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Frequently Reported Health Conditions among Migrant Farmworkers in Southern Georgia
140th APHA Annual Meeting (2012)
  • John S. Luque, Georgia Southern University
  • Carlos Reyes-Ortiz, Georgia Southern University
  • Prasen Marella, Georgia Southern University
  • Angel Bowers, Georgia Southern University
  • Lisa Anderson, Georgia Southern University
  • Viral Panchal, Georgia Southern University
  • Simone M. Charles, Georgia Southern University
Background: Agricultural labor involves exposure to many occupational hazards, some of which can lead to chronic health conditions. The purpose of the current study was to conduct an occupational health needs assessment of illnesses and work-related injuries among a Latino migrant farmworker population in Georgia harvesting onions. Methods: This study was conducted in two phases. In Phase 1, a cross-sectional survey was administered to a convenience sample of 100 farmworkers attending mobile clinics in 2010. The interviewers surveyed the farmworkers using a shorter adapted version of the California Agricultural Worker Health Survey. For the survey data, bivariate analyses with relevant variables were used to identify associations for additional multivariable analyses. In Phase 2, a database containing medical screening information collected over three years (2009-11) for 1,445 patients was accessed and analyzed. Frequency counts were calculated from the screening data to identify prevalent health conditions. Results: The main health conditions reported in the survey were: hypertension (25%), eye problems (12%), musculoskeletal problems (11%), diabetes (10%), and depression (7%). Higher depression scores were associated with having a history of musculoskeletal problems (p<.001). For the screening data, the most common medical diagnoses included hypertension (11.0%), back pain (10.4%), gastrointestinal disorders (9.3%), eye problems (6.5%), musculoskeletal problems (6.3%), and tinea/fungal skin infections (5.6%). Of the major diagnostic categories, only back pain exhibited an increasing trend over the three-year period (from 6.5% to 15.4%). Conclusion: The study identified eye and musculoskeletal problems, including back pain, as potential targets for future occupational safety intervention studies. Learning Areas: Clinical medicine applied in public health; Occupational health and safety; Provision of health care to the public; Public health or related research Learning Objectives: 1. Assess the value of comparing medical chart data with survey data on health problems among migrant farmworkers. 2. Identify potential research opportunities from partnering with mobile free clinics.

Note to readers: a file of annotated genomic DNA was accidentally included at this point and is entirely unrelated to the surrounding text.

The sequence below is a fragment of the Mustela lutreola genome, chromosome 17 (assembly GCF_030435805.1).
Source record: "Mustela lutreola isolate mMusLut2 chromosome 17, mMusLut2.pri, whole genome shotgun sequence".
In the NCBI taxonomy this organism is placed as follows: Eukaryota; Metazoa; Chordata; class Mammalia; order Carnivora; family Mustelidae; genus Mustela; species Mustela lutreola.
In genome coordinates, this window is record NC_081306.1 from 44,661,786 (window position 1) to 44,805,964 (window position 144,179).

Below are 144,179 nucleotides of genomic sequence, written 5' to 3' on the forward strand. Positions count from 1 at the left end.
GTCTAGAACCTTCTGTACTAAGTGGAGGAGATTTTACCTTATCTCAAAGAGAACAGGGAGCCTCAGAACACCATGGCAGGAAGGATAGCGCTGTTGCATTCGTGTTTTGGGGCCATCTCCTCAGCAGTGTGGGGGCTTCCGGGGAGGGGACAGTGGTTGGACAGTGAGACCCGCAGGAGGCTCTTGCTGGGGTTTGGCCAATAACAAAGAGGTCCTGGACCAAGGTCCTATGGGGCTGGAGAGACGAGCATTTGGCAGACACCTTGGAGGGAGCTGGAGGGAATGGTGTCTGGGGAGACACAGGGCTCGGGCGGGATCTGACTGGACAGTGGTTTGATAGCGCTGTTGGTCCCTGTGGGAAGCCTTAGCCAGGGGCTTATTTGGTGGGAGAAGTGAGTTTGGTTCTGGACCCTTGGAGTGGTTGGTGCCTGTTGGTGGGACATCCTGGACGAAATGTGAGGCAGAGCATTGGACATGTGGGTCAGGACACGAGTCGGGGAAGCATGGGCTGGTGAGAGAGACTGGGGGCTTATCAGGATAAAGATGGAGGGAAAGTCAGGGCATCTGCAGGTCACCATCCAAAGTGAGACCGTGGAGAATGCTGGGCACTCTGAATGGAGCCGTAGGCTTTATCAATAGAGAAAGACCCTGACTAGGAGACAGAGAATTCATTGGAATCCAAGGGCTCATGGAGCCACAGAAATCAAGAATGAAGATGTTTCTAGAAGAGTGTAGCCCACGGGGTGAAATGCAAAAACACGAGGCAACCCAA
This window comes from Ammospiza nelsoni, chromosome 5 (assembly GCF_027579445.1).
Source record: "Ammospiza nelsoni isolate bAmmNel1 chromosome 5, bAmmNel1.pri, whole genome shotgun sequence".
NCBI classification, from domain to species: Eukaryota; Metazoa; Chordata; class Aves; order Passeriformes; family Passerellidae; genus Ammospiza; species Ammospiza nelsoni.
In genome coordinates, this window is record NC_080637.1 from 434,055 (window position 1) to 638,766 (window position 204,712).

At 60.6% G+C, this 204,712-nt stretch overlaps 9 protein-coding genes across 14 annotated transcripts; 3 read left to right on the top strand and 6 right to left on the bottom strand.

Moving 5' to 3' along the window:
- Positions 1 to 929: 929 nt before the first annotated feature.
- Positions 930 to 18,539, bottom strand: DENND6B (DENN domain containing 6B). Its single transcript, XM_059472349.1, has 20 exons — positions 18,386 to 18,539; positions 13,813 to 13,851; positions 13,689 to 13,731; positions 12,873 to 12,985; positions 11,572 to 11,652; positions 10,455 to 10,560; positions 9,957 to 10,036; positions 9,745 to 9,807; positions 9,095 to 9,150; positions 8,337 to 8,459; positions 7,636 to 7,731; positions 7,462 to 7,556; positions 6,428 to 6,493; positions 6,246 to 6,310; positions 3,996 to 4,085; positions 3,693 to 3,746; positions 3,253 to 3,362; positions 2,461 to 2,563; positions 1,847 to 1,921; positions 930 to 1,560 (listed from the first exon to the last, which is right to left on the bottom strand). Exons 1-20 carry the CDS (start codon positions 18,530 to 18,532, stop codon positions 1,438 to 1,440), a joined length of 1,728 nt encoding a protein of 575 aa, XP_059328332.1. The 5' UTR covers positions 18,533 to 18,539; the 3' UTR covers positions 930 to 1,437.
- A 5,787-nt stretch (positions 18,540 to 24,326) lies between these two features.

• Migrant farm workers,
  • Occupational health
Publication Date
October 29, 2012
Citation Information
John S. Luque, Carlos Reyes-Ortiz, Prasen Marella, Angel Bowers, et al.. "Frequently Reported Health Conditions among Migrant Farmworkers in Southern Georgia" 140th APHA Annual Meeting (2012)
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